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FCC Environment harvests first crop of biomass fuel

By Chris Hanson | May 17, 2013

FCC Environment harvested its first crop of miscanthus grass grown on its former landfill and quarry sites in Darrington, West Yorkshire and Calverton in the U.K.

The grass is grown on a 30 hectare (74.1 acres) site more than two hours north of London and is expected to yield up to 300 short tons annually of biomass that will be pelletized or baled, then sent to Drax Power Stations to be co-fired to generate electricity. Future uses may include the crops being utilized in anaerobic digesters owned by FCC.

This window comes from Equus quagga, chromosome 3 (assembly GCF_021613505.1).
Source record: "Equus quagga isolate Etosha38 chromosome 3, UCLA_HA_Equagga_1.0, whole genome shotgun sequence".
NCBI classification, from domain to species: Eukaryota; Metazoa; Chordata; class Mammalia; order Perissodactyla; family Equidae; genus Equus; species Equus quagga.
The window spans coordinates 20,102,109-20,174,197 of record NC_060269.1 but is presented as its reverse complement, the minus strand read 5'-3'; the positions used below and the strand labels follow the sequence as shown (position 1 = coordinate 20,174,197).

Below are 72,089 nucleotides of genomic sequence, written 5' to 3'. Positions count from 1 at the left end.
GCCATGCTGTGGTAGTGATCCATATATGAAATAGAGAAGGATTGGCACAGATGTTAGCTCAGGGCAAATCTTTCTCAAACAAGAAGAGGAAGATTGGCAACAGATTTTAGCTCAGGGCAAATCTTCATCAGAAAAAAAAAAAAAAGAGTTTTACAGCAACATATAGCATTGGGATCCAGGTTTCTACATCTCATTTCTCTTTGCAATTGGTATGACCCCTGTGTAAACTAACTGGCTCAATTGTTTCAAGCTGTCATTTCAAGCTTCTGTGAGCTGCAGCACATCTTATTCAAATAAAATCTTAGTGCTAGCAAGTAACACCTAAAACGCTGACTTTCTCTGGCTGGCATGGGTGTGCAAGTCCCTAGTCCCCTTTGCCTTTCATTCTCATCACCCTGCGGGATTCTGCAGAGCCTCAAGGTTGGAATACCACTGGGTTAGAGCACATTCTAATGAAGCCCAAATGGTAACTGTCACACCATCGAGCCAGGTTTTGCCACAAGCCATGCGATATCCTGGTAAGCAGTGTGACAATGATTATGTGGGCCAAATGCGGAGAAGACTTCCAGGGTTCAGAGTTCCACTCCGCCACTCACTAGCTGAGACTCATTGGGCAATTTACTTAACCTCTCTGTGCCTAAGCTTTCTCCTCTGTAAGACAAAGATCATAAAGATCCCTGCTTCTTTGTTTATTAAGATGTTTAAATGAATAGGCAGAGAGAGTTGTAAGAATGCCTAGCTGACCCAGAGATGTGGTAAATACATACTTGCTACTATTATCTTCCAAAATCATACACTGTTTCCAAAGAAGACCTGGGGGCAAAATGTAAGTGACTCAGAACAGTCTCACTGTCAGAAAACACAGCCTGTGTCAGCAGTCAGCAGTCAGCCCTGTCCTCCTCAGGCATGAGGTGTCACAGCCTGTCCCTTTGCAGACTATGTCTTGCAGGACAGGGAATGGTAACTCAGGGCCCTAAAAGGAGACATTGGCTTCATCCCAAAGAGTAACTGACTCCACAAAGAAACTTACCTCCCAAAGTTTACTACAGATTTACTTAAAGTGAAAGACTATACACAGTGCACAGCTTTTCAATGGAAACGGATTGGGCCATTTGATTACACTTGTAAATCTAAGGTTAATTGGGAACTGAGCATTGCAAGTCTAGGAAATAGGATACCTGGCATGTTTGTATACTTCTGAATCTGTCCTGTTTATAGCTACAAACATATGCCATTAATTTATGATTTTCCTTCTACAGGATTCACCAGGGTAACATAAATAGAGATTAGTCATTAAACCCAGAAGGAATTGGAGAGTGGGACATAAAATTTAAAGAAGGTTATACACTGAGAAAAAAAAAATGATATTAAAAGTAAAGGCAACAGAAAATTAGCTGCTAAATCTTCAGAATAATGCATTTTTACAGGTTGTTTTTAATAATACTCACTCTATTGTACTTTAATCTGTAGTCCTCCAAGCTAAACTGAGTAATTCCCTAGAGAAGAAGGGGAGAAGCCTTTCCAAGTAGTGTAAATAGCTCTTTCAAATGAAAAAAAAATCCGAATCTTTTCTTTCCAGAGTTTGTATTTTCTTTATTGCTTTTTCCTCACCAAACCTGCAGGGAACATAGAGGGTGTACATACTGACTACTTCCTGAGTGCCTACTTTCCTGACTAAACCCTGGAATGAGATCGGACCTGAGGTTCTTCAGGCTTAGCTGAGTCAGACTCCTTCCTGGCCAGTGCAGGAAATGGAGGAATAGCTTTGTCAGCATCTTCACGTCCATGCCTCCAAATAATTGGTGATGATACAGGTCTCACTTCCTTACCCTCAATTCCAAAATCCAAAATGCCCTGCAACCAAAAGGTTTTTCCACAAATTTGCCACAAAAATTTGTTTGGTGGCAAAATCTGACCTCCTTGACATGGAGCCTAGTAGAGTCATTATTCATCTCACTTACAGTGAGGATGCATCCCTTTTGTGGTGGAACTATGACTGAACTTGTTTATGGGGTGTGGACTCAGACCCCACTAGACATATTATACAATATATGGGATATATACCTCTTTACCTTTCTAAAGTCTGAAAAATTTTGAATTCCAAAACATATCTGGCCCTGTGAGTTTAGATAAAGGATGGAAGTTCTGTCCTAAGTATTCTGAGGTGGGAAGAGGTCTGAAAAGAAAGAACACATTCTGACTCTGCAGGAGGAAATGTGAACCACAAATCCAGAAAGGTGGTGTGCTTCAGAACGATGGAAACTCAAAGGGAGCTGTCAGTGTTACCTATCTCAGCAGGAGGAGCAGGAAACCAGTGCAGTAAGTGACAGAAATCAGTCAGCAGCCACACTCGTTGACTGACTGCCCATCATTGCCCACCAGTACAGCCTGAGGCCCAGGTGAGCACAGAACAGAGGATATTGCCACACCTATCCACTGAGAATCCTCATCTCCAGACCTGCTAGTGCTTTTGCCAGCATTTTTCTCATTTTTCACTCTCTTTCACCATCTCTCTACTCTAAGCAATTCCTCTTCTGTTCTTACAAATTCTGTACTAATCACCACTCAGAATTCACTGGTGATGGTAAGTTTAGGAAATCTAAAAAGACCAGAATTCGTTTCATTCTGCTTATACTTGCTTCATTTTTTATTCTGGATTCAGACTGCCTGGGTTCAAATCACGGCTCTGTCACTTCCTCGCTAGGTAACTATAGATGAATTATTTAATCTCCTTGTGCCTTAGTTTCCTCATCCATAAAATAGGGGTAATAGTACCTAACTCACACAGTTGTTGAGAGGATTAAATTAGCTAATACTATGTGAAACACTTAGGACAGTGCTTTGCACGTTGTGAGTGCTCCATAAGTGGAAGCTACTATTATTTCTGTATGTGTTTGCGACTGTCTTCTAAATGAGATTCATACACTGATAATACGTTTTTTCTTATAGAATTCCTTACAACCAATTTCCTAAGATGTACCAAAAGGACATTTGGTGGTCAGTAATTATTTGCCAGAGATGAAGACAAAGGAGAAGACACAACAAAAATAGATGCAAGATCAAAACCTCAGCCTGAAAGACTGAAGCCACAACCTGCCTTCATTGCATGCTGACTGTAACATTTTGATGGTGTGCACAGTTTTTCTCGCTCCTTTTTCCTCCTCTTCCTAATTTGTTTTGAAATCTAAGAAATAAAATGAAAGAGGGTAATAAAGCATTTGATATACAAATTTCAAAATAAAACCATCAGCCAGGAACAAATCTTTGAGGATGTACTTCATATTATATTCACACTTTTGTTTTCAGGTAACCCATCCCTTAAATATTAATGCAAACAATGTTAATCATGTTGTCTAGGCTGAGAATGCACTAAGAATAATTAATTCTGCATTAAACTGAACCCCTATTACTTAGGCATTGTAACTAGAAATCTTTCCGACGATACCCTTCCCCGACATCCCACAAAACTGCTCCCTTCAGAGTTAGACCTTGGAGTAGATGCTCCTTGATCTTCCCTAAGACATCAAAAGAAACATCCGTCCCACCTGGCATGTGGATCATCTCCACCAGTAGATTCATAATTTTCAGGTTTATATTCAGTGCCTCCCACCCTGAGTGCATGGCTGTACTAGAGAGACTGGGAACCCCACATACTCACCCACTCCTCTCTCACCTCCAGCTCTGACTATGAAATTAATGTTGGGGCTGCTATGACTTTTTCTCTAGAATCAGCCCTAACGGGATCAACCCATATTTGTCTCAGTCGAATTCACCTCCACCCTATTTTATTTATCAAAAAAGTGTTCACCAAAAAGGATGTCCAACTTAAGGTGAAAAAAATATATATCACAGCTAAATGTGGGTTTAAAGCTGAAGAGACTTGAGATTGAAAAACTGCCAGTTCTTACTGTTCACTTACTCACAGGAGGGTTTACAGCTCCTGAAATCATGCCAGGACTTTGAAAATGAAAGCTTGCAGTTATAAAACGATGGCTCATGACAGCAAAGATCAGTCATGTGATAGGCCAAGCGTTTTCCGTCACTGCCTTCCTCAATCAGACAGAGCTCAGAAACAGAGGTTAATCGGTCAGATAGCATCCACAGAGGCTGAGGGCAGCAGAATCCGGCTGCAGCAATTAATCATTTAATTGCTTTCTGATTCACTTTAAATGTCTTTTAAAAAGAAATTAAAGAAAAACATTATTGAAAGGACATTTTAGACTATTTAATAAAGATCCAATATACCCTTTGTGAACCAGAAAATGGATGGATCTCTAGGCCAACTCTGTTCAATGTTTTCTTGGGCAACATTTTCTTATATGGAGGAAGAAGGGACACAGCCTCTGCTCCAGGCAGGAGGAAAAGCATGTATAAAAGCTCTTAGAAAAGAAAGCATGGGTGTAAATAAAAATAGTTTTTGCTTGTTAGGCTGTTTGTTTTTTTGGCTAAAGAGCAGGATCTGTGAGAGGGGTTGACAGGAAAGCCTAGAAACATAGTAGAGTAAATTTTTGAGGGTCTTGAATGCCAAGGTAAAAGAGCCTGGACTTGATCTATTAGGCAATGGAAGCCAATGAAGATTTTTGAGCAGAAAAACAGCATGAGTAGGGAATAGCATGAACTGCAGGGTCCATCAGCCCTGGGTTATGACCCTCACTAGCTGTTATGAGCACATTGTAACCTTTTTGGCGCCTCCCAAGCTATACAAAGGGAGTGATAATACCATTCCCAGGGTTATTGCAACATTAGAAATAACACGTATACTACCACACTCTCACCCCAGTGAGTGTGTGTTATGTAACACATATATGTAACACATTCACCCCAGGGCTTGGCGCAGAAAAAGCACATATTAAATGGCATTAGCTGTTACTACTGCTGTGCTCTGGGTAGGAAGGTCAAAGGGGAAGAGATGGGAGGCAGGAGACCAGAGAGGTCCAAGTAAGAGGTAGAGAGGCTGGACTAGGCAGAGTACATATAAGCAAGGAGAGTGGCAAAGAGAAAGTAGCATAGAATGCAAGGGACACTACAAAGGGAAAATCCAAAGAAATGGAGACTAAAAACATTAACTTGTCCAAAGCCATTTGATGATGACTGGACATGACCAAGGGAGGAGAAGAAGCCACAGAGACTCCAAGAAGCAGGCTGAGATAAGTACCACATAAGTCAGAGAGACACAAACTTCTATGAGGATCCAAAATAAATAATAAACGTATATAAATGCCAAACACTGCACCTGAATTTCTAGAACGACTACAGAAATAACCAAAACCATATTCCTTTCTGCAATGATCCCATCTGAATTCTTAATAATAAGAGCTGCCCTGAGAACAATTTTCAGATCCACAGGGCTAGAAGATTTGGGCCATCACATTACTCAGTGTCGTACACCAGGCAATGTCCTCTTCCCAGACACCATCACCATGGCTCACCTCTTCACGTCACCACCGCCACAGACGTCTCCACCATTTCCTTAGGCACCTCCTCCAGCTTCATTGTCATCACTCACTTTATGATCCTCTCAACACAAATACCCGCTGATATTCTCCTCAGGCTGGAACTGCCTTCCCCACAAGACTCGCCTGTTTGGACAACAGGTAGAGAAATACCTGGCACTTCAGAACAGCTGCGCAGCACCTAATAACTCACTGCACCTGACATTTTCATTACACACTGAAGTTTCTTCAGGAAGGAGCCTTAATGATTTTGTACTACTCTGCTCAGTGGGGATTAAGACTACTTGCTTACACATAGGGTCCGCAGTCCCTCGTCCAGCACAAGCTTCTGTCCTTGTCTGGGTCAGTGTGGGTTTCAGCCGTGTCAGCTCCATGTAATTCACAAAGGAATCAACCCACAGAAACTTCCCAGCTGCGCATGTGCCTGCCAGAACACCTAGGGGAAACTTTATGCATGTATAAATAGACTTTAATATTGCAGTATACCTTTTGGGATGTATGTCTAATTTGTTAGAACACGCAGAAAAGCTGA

“We specifically select crops which will aid the long-term restoration of the sites, thereby providing a further benefit to the process.” said Mark Pailing, senior restoration and energy crops manager at FCC. “We aim to have more sites in production in the coming months and years as we continue to move towards a resource-focused solution to managing the waste we all generate.”

Miscanthus was selected due to the plant’s deep root system, which adds biodegradable matter and aeration to promote soil structure. Other biomass crops grown on FCC’s restored landfill sites include short-rotation willow coppice and maize which encompasses more than 200 hectares.

Currently, FCC is working on using treated landfill leachate to irrigate crops, such as its willow coppice, on some of the landfill sites. FCC cited this method will improve crop yield and remove the need to treat leachate. 

 

 

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